TV For Dogs

Modern Dog - - THE SCOOP -

What vis­ual, emo­tional, and au­di­tory con­tent do dogs find ap­peal­ing?

Dogs love see­ing other dogs and other an­i­mals on screen. We learned that from an Ox­ford Univer­sity study and from our sev­en­plus years ex­pe­ri­ence with this chan­nel. We film lots of dogs run­ning around, play­ing, fetch­ing, swim­ming, sniff­ing, and hav­ing a good time. As dogs are very sen­si­tive to mo­tion, we love show­ing dogs rapidly mov­ing ob­jects and an­i­ma­tions on the chan­nel, as well as kids play­ing and adults run­ning with their dogs. DOGTV’s sound­track in­cludes a rich sound de­sign—so the home alone dog can iden­tify and taste the out­side world al­though he’s at home—as well as pos­i­tive af­fir­ma­tions (kids say­ing “good dog,” “don’t be afraid,” and more), as well as sound fre­quen­cies (heal­ing tones to re­lax dogs) and re­lax­ing mu­sic—psy­choa­cous­tic mu­sic to help dogs feel more calm and re­laxed. In our study, 72 per­cent of dogs felt very sleepy and re­laxed by this sooth­ing mu­sic.

How did you de­ter­mine what con­tent dogs like? Did you have a test group of dogs to gauge their response?

After we stud­ied dogs for three years (2009-2012), we cre­ated the first con­tent and tested it on dogs. We wanted to see what they re­act to the most, what they en­joy the most. It wasn't enough for us to learn from oth­ers' work. With top pet ex­perts on board, like Pro­fes­sor Nicholas Dod­man, we wanted to do our own re­search and learn from our own ob­ser­va­tions. Thus, Pro­fes­sor Dod­man and his team at Tufts Univer­sity have con­ducted large-scale re­search in which 38 dogs were mon­i­tored in apart­ments in L.A. and New York for six hours, home alone and filmed by five se­cu­rity cam­eras, with DOGTV on as well as other chan­nels like CNN, An­i­mal Planet, and no TV. We learned a lot from this re­search and ob­ser­va­tion. Dogs re­act most to con­tent that was de­signed for them: dogs do re­lax with the right mu­sic, sounds, and vi­su­als; dogs don't en­joy cats, loud noises, bark­ing sounds, and so on. We’re still learn­ing a lot from view­ing thou­sands of videos of dogs watch­ing DOGTV on YouTube and Instagram—it’s great to learn what dogs re­act to the most!

Do all dogs en­joy DOGTV?

From our study we now know that dogs show much more in­ter­est in DOGTV than in reg­u­lar TV. Hav­ing said that, not all dogs are the same, and not all dogs re­act the same to vis­ual con­tent on TV. We saw some dogs who weren’t too happy with see­ing other dogs in “their house” on TV, and thus we do not rec­om­mend DOGTV to dogs who will bark all day or get ir­ri­tated by the chan­nel. The ma­jor­ity of dogs we saw, how­ever, were happy and more re­laxed by the chan­nel.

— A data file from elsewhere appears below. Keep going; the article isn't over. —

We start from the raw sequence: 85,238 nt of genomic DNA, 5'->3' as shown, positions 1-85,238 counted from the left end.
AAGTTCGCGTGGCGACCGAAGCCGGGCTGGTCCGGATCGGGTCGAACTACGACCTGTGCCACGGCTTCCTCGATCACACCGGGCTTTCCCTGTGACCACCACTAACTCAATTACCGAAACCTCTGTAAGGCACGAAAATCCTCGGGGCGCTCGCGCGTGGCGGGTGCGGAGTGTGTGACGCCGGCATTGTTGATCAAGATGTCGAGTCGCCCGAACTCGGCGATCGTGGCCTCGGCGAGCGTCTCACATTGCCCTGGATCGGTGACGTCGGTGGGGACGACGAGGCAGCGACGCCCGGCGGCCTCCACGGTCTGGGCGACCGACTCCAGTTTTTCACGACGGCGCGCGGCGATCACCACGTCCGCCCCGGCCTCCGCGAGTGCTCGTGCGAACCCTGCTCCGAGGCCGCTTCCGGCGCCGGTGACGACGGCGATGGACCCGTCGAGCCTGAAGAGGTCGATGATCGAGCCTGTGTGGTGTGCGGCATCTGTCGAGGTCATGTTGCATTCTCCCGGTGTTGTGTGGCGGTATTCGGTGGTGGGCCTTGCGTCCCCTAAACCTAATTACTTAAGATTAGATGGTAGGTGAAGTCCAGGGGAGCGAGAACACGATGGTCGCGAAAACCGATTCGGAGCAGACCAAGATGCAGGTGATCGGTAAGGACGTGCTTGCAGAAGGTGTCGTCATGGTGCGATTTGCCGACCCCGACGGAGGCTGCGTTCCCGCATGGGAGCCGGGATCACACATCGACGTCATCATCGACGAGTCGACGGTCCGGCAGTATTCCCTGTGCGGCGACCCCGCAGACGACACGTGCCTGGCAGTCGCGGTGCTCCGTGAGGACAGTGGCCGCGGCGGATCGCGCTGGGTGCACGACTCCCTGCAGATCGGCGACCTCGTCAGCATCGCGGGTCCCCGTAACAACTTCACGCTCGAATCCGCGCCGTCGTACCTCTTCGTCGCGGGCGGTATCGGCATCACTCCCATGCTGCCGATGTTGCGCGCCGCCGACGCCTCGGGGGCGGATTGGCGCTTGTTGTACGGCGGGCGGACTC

What is the “Noise Pho­bia” pro­gram?

Many dogs suf­fer from var­i­ous anx­i­eties from dif­fer­ent kinds of stim­uli. Dogs can get ter­ri­fied by an am­bu­lance pass­ing by, or con­struc­tion works, or a vac­uum cleaner. Our Noise Pho­bia pro­grams are a great op­por­tu­nity for a dog to get ex­posed to these sounds but in a pos­i­tive and safe way, with soft mu­sic, pos­i­tive af­fir­ma­tions (“Don’t worry, dog, it’s just a vac­uum cleaner.”), and re­lax­ing sounds. We be­lieve that a dog who is ex­posed to these sounds in a pos­i­tive way will learn to be less stressed and more con­fi­dent over time (as shown in a study on sound and dogs from Bris­tol Univer­sity). Also, DOGTV’s sound and mu­sic can mask the out­side noises for the dog, which is an­other ad­van­tage of leav­ing on TV or ra­dio.

How long do most dogs stay in­ter­ested for? How long is the av­er­age pro­gram?

Dogs have a very short at­ten­tion span, which is why DOGTV’s pro­grams are two to five min­utes long. [A se­ries of videos within a cat­e­gory, say Re­lax­ation, play for an hour be­fore switch­ing to a new cat­e­gory type.] We’re try­ing to cre­ate the best tool to en­rich their en­vi­ron­ment when home alone, so a dog can pos­i­tively ben­e­fit from DOGTV even if he’s pas­sively watch­ing or lis­ten­ing to the sound. We're also hear­ing feed­back from peo­ple who sub­scribed for them­selves or for their cats. One even sub­scribed for her par­rot to watch!

Any­thing you’d like to add?

We're work­ing hard to of­fer DOGTV to ev­ery home-alone dog around the globe. Even if we're not yet avail­able with your ca­ble provider, you can al­ways check us out on­line at dogtv.com or on your favourite con­nected de­vice with DOGTV Any­where. Just en­ter code "Modern­dog" for a free month!

DOGTV is cur­rently avail­able on DIRECTV, RCN, Ap­ple TV, Chrome­cast, Ama­zon FireTV, Roku, and as an iOS and An­droid app. And dogs who live in a Com­cast house­hold are in luck–DOGTV re­cently launched their first-ever video-on-de­mand (VOD) chan­nel with Xfin­ity by Com­cast. Xfin­ity TV cus­tomers can subscribe to the DOGTV VOD chan­nel for $4.99 per month and have ac­cess to 24-hour, pup-ap­proved tele­vi­sion for stay-at-home dogs.

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